The embodiment of spirits often provides a means of negotiating with their negative aspects as in the case with possessionary spirits in the zar spirit-possession cult of Egypt and Sudan. Sometimes the spirit is assumed to be completely outside moral control. On the other hand, witchcraft can be seen as an integral part of moral systems, in the way that is is used as a social sanction. The question of attribution of responsibility reveals a great deal about how good and evil are seen in relation to personal responsibility.
Feminist studies of witchcraft concentrate on activities in 15th-century Europe, in Britain in the 16th and 17th centuries and 17th-century New England. In these three areas thousands of people, 90 per cent of them women, were accused of witchcraft and in many cases were tortured, imprisoned or burned. Feminist historians and theorists have tried to discover the reasons for this persecution. Some maintain that these women belonged to a witch cult that was woman-centred and at odds with the dominant, male-centred Christian religion. Others argue that these women were persecuted because they had special knowledge of healing and mid-wifery that challenged the new all-male professional doctor. One of the main ideas that underlies most feminist views of witchcraft is that the women who were single with children, spinsters or widows were outside the control of the patriarchal family, and that the threat and terror of an accusation of witchcraft were used as a method of containing them.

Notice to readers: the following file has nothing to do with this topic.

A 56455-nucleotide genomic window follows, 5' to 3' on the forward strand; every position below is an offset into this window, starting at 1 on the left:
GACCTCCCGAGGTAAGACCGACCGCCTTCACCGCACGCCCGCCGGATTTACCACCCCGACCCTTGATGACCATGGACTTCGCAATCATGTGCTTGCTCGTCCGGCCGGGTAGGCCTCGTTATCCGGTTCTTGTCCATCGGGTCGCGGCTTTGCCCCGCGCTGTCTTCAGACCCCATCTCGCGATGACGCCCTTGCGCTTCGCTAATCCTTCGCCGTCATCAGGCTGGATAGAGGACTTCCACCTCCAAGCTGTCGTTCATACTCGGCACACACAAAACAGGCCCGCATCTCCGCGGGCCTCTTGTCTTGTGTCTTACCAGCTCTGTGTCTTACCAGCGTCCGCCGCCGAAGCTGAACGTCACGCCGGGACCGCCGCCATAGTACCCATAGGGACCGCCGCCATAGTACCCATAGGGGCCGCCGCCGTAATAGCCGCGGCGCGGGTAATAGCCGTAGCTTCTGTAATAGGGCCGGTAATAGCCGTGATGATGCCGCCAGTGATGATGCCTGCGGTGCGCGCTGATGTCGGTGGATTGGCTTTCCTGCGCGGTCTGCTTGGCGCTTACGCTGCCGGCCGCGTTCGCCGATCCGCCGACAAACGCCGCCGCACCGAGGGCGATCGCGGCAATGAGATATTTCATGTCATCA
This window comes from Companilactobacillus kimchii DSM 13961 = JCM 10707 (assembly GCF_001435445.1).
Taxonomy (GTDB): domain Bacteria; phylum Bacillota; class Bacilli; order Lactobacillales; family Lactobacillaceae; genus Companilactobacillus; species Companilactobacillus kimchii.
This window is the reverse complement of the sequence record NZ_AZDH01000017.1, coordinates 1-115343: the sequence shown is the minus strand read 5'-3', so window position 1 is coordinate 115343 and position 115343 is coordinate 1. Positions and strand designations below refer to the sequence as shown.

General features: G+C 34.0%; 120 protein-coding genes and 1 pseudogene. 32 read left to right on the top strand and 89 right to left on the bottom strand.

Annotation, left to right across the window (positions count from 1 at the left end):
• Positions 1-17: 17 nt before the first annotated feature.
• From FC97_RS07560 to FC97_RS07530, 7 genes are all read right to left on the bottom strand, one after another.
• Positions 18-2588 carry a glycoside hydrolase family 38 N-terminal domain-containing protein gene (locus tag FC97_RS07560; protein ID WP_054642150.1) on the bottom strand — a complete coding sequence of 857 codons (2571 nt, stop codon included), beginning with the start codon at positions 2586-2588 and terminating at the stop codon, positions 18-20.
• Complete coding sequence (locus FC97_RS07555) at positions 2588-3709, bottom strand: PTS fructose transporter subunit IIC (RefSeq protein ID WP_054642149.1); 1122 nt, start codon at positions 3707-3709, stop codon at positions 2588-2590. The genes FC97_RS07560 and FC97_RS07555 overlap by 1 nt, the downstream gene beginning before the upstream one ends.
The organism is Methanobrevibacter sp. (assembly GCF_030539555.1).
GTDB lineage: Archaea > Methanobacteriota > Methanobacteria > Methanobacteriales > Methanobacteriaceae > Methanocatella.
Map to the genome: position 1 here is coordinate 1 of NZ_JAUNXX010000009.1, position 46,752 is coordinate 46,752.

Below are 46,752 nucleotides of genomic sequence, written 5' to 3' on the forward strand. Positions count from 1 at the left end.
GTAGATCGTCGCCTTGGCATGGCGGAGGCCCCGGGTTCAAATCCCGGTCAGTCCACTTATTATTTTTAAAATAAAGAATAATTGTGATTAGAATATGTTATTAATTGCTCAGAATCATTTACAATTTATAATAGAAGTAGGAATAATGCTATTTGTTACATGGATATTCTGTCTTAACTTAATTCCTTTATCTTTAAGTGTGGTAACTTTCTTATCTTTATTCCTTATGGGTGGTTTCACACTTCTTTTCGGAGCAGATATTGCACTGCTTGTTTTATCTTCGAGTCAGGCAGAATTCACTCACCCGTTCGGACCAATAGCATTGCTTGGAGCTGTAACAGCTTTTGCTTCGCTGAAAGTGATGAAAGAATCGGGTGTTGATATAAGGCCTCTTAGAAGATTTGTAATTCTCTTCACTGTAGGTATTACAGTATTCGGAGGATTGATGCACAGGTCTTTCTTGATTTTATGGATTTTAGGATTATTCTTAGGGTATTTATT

Many different strands of feminism, including psychoanalytic feminism, have shown that masculinity includes fear of the woman\'s body as Other. This is important for feminist studies of witchcraft, for witchesâ€”as fairy tales and horror films make abundantly clearâ€”can be seductively beautiful as well as hideously ugly, and sometimes both as once. Many Eastern religions also feature women (dakinis) who seduce men and during intercourse suck away their vital juices. The eroticisation of witches as seductive and bewitching reveals, for many feminists, an unconscious male fear of the difference of the female sexual body. French feminist theoretician Helene Cixous proposes that witches are model women who exist on the edge of language and culture and, together with madwomen and hysterics, resist patriarchal structures.
Witchcraft has another aspect in some kinds of feminism. During the late 1960s and 1970s feminists began to â€˜reclaimâ€™ witchcraft or wicca as a woman-centred religion. Feminist spiritualists worship a Goddess and celebrate the connection of the rhythms of the body and world. The feminist study of witchcraft is part of a greater trend to construct histories of women that have been left out of the â€˜officialâ€™ history books, centred as they are on male, ruling-class views of the world. TK RK CL KMcL
Further reading Mary Daly, Gyn/Ecology; , M. Marwick (ed.), Witchcraft and Sorcery; , Margaret Murray, The Witchcult in Western Europe; , D. Parkin, The Anthropology of Evil.